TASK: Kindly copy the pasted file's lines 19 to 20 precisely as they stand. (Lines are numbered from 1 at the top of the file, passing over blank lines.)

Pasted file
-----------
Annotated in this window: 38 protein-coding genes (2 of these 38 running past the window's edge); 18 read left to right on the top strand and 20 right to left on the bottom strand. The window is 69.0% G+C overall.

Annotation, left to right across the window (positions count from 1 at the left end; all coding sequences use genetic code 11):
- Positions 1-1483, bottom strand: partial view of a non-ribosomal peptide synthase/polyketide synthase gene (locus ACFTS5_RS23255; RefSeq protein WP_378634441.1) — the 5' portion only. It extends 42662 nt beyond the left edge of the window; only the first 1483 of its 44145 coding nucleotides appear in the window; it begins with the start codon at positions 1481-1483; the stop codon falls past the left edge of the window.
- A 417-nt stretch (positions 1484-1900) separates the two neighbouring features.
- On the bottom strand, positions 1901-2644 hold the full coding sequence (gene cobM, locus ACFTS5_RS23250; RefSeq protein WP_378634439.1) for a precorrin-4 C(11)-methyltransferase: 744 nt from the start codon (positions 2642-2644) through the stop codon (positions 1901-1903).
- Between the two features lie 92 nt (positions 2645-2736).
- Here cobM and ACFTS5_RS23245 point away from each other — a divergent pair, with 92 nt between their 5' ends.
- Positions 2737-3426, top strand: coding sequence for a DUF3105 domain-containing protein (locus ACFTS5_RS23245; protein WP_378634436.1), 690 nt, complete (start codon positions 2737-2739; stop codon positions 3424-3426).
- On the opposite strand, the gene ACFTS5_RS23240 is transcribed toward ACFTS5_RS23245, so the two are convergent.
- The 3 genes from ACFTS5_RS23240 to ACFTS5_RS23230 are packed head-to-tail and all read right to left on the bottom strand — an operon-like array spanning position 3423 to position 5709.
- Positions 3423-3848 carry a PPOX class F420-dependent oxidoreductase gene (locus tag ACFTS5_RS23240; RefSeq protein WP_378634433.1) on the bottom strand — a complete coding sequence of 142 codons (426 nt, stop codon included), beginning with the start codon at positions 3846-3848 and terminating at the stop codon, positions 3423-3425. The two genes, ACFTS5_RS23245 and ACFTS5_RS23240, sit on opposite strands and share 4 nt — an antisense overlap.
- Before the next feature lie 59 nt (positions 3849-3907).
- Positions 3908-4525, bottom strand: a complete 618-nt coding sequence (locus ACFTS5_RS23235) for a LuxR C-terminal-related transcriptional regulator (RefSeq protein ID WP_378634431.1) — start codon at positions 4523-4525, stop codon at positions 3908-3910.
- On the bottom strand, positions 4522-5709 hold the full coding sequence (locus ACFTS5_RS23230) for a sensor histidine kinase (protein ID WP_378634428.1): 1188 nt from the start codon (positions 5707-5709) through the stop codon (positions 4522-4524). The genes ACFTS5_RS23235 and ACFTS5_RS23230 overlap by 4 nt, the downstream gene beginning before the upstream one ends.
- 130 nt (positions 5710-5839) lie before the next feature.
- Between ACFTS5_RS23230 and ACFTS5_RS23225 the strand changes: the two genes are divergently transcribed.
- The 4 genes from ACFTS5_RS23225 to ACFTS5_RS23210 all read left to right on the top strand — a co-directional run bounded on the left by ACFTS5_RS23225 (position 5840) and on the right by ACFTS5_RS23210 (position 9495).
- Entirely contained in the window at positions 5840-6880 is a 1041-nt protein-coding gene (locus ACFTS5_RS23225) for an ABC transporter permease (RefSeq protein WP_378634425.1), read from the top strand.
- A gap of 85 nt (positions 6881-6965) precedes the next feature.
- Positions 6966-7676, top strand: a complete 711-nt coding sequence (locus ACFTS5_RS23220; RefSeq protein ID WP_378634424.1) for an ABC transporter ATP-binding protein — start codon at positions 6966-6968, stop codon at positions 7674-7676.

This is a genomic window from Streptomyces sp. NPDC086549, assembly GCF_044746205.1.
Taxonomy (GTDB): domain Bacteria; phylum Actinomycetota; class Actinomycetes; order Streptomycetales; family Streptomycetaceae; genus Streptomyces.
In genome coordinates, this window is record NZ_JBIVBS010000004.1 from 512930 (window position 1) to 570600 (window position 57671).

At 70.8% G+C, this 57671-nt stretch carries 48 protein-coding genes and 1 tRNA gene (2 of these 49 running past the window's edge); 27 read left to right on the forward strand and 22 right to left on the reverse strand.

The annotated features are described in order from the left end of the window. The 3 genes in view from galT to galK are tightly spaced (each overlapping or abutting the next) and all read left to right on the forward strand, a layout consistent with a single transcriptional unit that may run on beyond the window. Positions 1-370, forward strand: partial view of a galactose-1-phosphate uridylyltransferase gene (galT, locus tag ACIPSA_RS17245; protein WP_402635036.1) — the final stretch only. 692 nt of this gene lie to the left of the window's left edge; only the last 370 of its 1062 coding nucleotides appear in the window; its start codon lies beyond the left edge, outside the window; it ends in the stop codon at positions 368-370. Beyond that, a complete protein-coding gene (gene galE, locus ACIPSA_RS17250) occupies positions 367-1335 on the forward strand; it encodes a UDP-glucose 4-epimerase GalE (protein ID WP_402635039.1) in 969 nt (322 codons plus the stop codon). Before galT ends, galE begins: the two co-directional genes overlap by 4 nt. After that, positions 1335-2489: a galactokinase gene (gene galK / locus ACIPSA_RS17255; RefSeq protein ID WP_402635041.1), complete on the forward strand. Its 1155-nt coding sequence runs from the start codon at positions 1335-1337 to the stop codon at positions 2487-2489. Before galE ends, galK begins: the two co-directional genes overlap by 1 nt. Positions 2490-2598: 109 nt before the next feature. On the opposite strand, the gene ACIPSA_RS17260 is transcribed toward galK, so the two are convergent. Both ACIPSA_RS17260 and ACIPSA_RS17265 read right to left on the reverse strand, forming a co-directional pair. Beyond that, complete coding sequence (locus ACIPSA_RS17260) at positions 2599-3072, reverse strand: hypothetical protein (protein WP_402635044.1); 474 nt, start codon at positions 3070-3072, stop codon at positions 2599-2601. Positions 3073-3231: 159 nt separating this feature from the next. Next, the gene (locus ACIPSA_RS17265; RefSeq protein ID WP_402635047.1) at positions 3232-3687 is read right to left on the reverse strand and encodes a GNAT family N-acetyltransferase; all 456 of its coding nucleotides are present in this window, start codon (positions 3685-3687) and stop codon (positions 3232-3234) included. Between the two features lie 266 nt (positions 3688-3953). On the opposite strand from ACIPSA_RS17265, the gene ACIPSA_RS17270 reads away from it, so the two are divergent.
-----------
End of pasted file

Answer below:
- A gap of 85 nt (positions 6881-6965) precedes the next feature.
- Positions 6966-7676, top strand: a complete 711-nt coding sequence (locus ACFTS5_RS23220; RefSeq protein ID WP_378634424.1) for an ABC transporter ATP-binding protein — start codon at positions 6966-6968, stop codon at positions 7674-7676.